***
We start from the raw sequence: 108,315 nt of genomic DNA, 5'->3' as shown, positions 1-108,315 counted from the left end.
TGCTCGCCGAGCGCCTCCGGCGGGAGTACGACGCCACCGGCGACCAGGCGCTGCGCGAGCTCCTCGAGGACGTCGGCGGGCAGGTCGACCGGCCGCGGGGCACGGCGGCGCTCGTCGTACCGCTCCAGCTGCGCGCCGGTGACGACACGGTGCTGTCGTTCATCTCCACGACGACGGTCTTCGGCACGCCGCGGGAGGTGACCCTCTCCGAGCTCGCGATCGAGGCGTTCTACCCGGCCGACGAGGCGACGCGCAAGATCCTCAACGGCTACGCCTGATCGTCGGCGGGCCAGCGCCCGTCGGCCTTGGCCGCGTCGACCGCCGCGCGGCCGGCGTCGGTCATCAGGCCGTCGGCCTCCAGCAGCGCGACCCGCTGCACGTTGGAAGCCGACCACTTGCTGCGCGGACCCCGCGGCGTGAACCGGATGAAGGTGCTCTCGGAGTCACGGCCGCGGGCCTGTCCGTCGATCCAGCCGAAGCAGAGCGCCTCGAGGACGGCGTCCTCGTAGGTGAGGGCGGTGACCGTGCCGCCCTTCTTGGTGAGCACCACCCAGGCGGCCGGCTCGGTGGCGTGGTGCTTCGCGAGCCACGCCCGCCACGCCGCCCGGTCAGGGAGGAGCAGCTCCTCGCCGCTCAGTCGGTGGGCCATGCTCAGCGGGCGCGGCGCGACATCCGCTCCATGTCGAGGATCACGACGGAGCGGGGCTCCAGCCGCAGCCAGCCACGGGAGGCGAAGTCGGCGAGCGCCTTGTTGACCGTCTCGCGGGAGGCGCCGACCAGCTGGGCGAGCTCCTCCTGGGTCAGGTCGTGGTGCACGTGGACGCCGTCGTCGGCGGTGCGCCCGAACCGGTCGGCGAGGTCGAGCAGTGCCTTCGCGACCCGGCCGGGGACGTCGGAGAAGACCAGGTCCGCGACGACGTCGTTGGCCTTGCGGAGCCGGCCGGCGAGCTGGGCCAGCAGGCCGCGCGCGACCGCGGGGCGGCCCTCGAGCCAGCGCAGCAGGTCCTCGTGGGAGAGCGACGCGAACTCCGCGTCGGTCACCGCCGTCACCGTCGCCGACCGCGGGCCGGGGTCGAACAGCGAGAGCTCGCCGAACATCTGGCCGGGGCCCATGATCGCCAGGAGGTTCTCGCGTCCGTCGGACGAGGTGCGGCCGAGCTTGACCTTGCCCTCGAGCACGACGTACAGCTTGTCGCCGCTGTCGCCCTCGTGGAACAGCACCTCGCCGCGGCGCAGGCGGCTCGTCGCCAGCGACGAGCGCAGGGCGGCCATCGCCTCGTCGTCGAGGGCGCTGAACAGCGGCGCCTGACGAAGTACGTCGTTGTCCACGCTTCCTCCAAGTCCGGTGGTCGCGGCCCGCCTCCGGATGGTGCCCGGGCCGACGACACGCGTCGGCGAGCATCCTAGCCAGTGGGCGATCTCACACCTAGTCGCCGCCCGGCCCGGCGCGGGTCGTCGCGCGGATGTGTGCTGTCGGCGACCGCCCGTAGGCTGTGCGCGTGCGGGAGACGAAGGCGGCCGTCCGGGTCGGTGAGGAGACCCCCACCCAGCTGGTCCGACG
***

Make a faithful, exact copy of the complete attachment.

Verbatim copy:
We start from the raw sequence: 108,315 nt of genomic DNA, 5'->3' as shown, positions 1-108,315 counted from the left end.
TGCTCGCCGAGCGCCTCCGGCGGGAGTACGACGCCACCGGCGACCAGGCGCTGCGCGAGCTCCTCGAGGACGTCGGCGGGCAGGTCGACCGGCCGCGGGGCACGGCGGCGCTCGTCGTACCGCTCCAGCTGCGCGCCGGTGACGACACGGTGCTGTCGTTCATCTCCACGACGACGGTCTTCGGCACGCCGCGGGAGGTGACCCTCTCCGAGCTCGCGATCGAGGCGTTCTACCCGGCCGACGAGGCGACGCGCAAGATCCTCAACGGCTACGCCTGATCGTCGGCGGGCCAGCGCCCGTCGGCCTTGGCCGCGTCGACCGCCGCGCGGCCGGCGTCGGTCATCAGGCCGTCGGCCTCCAGCAGCGCGACCCGCTGCACGTTGGAAGCCGACCACTTGCTGCGCGGACCCCGCGGCGTGAACCGGATGAAGGTGCTCTCGGAGTCACGGCCGCGGGCCTGTCCGTCGATCCAGCCGAAGCAGAGCGCCTCGAGGACGGCGTCCTCGTAGGTGAGGGCGGTGACCGTGCCGCCCTTCTTGGTGAGCACCACCCAGGCGGCCGGCTCGGTGGCGTGGTGCTTCGCGAGCCACGCCCGCCACGCCGCCCGGTCAGGGAGGAGCAGCTCCTCGCCGCTCAGTCGGTGGGCCATGCTCAGCGGGCGCGGCGCGACATCCGCTCCATGTCGAGGATCACGACGGAGCGGGGCTCCAGCCGCAGCCAGCCACGGGAGGCGAAGTCGGCGAGCGCCTTGTTGACCGTCTCGCGGGAGGCGCCGACCAGCTGGGCGAGCTCCTCCTGGGTCAGGTCGTGGTGCACGTGGACGCCGTCGTCGGCGGTGCGCCCGAACCGGTCGGCGAGGTCGAGCAGTGCCTTCGCGACCCGGCCGGGGACGTCGGAGAAGACCAGGTCCGCGACGACGTCGTTGGCCTTGCGGAGCCGGCCGGCGAGCTGGGCCAGCAGGCCGCGCGCGACCGCGGGGCGGCCCTCGAGCCAGCGCAGCAGGTCCTCGTGGGAGAGCGACGCGAACTCCGCGTCGGTCACCGCCGTCACCGTCGCCGACCGCGGGCCGGGGTCGAACAGCGAGAGCTCGCCGAACATCTGGCCGGGGCCCATGATCGCCAGGAGGTTCTCGCGTCCGTCGGACGAGGTGCGGCCGAGCTTGACCTTGCCCTCGAGCACGACGTACAGCTTGTCGCCGCTGTCGCCCTCGTGGAACAGCACCTCGCCGCGGCGCAGGCGGCTCGTCGCCAGCGACGAGCGCAGGGCGGCCATCGCCTCGTCGTCGAGGGCGCTGAACAGCGGCGCCTGACGAAGTACGTCGTTGTCCACGCTTCCTCCAAGTCCGGTGGTCGCGGCCCGCCTCCGGATGGTGCCCGGGCCGACGACACGCGTCGGCGAGCATCCTAGCCAGTGGGCGATCTCACACCTAGTCGCCGCCCGGCCCGGCGCGGGTCGTCGCGCGGATGTGTGCTGTCGGCGACCGCCCGTAGGCTGTGCGCGTGCGGGAGACGAAGGCGGCCGTCCGGGTCGGTGAGGAGACCCCCACCCAGCTGGTCCGACG